The Blessings of Liberty

by Seth Rosenbloom

We sit
in lawn chairs
at a safe distance

cicada’s siren in the heat

while visiting your 82-year old mother
who wears a sunflower
face mask fashioned

after the van Gogh that hangs

in Philadelphia. In the museum
with the steps Stallone made famous.
Now nearby, tents occupy the lawn framing

the Ben Franklin parkway.

The daily skirmishes
the discharged canisters, the encampments,
have all trampled the grass—yellow.

A yellow that van Gogh would know, like the kind he laid on thick

impasto
before turning
the revolver to his chest.

After our backyard visit, we drive too fast on the Turnpike.

The message board entreats us
CALL 511
FOR QUARANTINE STATUS.

A pleated surgical mask wads on the floor mat.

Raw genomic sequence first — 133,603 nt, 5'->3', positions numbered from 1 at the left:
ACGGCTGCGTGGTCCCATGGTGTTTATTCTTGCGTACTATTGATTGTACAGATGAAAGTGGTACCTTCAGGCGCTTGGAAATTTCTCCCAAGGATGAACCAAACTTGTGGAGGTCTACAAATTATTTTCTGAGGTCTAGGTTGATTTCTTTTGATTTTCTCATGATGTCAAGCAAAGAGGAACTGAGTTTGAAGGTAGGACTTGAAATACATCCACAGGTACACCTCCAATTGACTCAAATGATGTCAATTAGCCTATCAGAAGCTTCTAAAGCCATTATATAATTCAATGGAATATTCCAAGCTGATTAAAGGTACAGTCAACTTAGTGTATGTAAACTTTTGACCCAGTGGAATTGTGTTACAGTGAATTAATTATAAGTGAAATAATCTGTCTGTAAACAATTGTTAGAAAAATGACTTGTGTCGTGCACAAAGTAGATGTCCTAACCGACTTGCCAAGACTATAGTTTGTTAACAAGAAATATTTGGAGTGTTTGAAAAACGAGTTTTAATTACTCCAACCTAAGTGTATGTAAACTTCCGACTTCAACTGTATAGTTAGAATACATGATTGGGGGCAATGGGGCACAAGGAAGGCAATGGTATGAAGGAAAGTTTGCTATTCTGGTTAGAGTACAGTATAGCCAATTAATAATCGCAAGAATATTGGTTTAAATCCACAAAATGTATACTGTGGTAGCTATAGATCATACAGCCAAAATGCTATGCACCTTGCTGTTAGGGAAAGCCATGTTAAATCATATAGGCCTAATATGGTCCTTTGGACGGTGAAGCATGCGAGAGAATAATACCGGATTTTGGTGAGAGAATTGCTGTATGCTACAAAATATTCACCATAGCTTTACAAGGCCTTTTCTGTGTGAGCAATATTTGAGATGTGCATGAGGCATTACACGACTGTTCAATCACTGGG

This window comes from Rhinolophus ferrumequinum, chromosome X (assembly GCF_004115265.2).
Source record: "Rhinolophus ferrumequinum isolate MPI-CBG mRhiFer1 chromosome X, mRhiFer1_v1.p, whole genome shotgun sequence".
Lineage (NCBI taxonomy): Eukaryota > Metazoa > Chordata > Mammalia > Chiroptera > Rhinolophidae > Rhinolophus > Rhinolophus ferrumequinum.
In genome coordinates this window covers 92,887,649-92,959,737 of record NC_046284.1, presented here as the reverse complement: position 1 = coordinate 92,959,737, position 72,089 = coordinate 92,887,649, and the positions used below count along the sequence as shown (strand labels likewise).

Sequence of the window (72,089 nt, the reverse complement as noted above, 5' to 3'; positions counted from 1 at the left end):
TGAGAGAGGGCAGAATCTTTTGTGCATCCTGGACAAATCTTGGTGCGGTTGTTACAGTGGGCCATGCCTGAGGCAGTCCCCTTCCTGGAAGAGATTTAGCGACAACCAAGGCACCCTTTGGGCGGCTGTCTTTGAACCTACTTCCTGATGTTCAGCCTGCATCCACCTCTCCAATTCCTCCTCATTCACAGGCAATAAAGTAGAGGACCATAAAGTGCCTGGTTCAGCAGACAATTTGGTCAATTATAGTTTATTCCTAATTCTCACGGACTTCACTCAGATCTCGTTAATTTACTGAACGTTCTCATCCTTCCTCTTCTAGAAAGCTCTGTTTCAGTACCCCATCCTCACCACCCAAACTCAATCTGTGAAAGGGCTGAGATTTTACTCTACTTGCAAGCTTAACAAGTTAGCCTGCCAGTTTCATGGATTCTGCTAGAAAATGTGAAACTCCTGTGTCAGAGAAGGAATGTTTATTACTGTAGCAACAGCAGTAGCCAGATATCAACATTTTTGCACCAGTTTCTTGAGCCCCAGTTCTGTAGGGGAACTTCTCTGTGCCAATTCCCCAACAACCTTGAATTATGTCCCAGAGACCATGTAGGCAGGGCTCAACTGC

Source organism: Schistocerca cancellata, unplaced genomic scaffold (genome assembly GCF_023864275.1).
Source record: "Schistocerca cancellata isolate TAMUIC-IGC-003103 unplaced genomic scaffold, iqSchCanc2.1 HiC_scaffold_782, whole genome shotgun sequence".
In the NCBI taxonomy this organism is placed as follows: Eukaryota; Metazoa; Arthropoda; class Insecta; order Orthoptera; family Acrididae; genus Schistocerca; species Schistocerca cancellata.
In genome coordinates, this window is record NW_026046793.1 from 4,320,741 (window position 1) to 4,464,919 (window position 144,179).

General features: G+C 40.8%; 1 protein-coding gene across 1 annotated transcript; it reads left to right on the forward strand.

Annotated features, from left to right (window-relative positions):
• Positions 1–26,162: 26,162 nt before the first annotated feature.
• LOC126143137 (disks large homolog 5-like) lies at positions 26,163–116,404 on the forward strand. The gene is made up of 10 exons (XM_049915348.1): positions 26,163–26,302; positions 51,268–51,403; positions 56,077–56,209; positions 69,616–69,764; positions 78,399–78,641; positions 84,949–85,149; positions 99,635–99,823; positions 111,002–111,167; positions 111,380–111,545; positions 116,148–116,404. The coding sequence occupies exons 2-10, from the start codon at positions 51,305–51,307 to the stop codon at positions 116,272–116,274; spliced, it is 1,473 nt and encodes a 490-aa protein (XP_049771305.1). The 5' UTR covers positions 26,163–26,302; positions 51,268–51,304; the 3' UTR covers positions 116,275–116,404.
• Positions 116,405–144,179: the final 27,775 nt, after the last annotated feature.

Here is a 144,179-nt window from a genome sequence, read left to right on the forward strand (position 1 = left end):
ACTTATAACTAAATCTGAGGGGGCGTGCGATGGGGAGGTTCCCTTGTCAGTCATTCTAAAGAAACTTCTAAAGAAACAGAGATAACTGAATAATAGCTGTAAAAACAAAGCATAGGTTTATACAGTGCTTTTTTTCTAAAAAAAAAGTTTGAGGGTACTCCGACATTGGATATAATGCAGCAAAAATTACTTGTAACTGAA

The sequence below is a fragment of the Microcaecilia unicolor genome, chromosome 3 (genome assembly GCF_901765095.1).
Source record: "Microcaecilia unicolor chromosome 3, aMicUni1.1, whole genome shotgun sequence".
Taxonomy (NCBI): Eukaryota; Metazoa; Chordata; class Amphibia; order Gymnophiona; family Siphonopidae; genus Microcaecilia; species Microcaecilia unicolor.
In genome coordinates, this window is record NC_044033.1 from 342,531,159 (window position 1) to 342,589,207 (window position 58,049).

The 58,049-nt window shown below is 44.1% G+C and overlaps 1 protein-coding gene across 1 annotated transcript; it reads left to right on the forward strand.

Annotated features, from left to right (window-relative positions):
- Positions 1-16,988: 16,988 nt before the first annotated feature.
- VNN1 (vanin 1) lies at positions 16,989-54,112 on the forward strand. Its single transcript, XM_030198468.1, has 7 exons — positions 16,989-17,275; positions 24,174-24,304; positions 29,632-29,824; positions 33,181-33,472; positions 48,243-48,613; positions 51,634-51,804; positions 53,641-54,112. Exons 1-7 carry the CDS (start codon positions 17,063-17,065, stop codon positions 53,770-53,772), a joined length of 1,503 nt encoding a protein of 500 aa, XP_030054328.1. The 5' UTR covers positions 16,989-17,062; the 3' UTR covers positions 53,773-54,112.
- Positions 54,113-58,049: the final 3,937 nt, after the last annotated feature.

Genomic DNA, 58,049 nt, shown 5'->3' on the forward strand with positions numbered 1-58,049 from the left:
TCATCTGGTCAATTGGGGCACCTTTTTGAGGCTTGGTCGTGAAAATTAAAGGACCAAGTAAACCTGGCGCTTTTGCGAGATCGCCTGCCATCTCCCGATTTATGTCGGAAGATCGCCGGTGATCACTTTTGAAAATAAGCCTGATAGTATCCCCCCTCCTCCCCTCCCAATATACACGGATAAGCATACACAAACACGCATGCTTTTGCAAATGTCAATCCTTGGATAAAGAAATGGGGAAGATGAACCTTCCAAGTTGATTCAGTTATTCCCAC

By nightfall
we retreat
across the Delaware

to Pennsylvania, a battleground state.

Coming down the ramp, a pickup truck guns it
swerving at a man with a cardboard sign
who begs

from the mouth of brotherly love.

We swallow any whiff
of stillness, careening
across this city

a grid between two rivers.

Rushing past
the museum steps
aglow

from the street lamp’s yellow.

The makeshift tents
row after
row

then, the reassuring shutter.

The metallic
call and response
of the power lock doors.

 

Seth Rosenbloom has written and acted in solo performances, mediated child custody disputes and built a management consulting practice. His poetry will appear in a forthcoming issue of The Main Street Rag. Seth lives in Seattle with his wife and son.

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